Diagnostics

Another win for precision medicine: FDA approves companion diagnostic panel

After decades of research and theoretical debates, it seems precision oncology is finally falling into place, capped off with Thursday’s approval of a companion diagnostic for multiple cancer therapies.

After decades of research and theoretical debates, it seems precision oncology is finally falling into place.

At the end of May, FDA triggered a seismic shift in the field with its decision to approve a therapy based on a genetic signature, not a tissue of origin. The ruling solidified the field’s move towards the use of biomarkers to precisely target each person’s cancer, rather than blindly administering toxic agents.

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A Deep-dive Into Specialty Pharma

A specialty drug is a class of prescription medications used to treat complex, chronic or rare medical conditions. Although this classification was originally intended to define the treatment of rare, also termed “orphan” diseases, affecting fewer than 200,000 people in the US, more recently, specialty drugs have emerged as the cornerstone of treatment for chronic and complex diseases such as cancer, autoimmune conditions, diabetes, hepatitis C, and HIV/AIDS.

On Thursday, another big milestone was reached with FDA’s premarket approval (PMA) of the first companion diagnostic for multiple drugs, the Oncomine Dx Target Test. A PMA is the most stringent type of device marketing application required by FDA.

Developed by Thermo Fisher Scientific, the assay uses next-generation sequencing (NGS) to simultaneously screen for 23 cancer genes. Three of those genes are tied to three different FDA-approved therapies for non-small cell lung cancer (NSCLC).

And that’s just the beginning.

Via phone, Thermo Fisher’s President of Clinical NGS Joydeep Goswami noted that the regulatory work has already been done for further indications.

“While we presented evidence of analytical validation of all the different genes, given the initial companion drugs were all non-small cell lung cancer-related, the FDA chose to initially limit this approval to that patient group,” he said.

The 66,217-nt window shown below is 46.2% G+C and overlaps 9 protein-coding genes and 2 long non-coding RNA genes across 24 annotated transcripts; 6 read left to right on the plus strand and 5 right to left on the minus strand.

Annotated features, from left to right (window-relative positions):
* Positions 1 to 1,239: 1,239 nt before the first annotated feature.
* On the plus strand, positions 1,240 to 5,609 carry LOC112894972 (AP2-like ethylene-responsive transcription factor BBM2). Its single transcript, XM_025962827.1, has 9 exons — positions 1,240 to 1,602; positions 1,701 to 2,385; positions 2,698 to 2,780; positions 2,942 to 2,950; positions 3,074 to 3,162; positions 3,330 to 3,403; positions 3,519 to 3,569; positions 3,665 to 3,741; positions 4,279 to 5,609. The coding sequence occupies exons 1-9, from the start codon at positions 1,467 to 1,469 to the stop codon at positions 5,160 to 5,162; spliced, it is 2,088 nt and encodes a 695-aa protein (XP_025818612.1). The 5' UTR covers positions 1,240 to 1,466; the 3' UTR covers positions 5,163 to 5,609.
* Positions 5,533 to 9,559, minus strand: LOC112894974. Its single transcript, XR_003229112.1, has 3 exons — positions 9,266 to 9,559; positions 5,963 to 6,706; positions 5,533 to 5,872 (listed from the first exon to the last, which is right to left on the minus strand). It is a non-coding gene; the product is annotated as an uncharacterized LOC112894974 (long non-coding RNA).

After all, it’s all new territory for the agency as well.

“It’s the first-ever multi-biomarker NGS, IVD [in vitro diagnostic], companion diagnostic that was ever approved. And also, I think for the FDA, for multiple drugs being approved for a companion diagnostic at the same time.”

The company intends to work with the FDA to get more genes added to the panel, more companion therapies matched, and more indications for use in different tissues. At least one other company, Foundation Medicine, is working on a multi-biomarker, multi-drug companion test.

Lung cancer is a good starting point for a number of reasons: The genes are actionable, the samples are hard to collect, and time is of the essence.

With this NGS test, the sample requirement is very small and it delivers results in a matter of days, Goswami said. That compares to the single biomarker, sequential testing techniques using PCR or IHC, which take weeks and use a large amount of sample with each test. Oncologists don’t want to go back for more.

“The cost of a lung biopsy, at the best of times, is somewhere in the $5,000-$20,000 range,” Goswami explained. “But if there are complications, which is often the case with compromised patients, it can go up to $40,000 or more.”

Perhaps more importantly, the procedure is an immense burden on already sick patients, he stated.

The companion therapies are made by Pfizer, AstraZeneca, and Novartis. The latter also received approval for its combination therapy on Thursday, in concert with the approval of the Oncomine Dx Target Test. FDA noted both in its announcement.

For Goswami, the greatest advantage of a companion diagnostic tied to multiple drugs is its ability to democratize access to precision medicine.

When FDA announced its approval of Keytruda for a biomarker, it incited a lot of debate about the number of patients that were getting their tumors sequenced. As it stands, an NSCLC patient at a top academic institution, such as Mayo Clinic, will likely get the tests required to confirm their eligibility for all the approved therapies or clinical trials. Yet these are laboratory-developed tests (LDTs), which are tied to a single clinical location.

The Oncomine Dx Target Test will be available nationwide; LabCorp’s Diagnostics and Covance Businesses, NeoGenomics Laboratories, and Cancer Genetics have all signed up as early adopters.

“I don’t see why any patient should not have access to this technology,” Goswami said.

Thermo will start discussions with payers and the Centers for Medicare and Medicaid Services now that the approval is finalized.

If the trend continues, biomarkers will become an increasingly important part of cancer treatment. But it’s not always a one-to-one equation. These mutations are often actionable in unexpected ways.

Take, for example, Merck’s flagship immunotherapy Keytruda. In an early June interview, Merck’s SVP, Head of Global Clinical Development, and CMO Roy Baynes said the company is currently taking a four-pronged approach to its diagnostics. The first is testing for PDL-1, the biomarker that the drug targets and binds. The next is testing for inflammatory signals more broadly. The third is looking for tumors that are MSI-high, the mutation tied to the landmark FDA approval. And finally, there is evidence to suggest that a broadly high tumor mutational burden correlates with a response to checkpoint inhibitors such as Keytruda.

If physicians only tested for PDL-1, they wouldn’t be maximizing the drug’s potential.

It’s a reminder that we need to cast the net as wide as possible for potential mutations, in all patients.

Photo: Nataniil, Getty Images